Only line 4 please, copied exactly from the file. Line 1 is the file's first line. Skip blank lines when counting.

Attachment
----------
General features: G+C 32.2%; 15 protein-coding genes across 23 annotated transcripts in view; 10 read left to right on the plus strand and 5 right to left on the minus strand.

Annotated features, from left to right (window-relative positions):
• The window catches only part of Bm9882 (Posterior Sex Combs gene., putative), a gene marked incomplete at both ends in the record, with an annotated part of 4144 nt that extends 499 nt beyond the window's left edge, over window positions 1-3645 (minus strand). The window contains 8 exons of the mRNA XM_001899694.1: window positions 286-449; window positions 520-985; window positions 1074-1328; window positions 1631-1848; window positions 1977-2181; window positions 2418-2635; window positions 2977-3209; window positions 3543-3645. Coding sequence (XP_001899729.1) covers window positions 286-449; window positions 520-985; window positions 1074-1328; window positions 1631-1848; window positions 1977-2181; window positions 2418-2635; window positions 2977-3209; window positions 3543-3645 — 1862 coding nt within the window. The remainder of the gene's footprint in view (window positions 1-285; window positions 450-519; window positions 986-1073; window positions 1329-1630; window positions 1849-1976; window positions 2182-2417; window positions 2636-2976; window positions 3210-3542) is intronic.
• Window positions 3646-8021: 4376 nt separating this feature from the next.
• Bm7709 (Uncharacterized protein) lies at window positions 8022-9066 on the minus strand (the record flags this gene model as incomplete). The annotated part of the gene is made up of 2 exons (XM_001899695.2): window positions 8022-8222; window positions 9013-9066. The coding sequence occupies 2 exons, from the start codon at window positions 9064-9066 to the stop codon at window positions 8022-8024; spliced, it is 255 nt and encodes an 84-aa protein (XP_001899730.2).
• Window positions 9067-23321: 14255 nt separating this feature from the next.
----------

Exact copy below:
• Window positions 3646-8021: 4376 nt separating this feature from the next.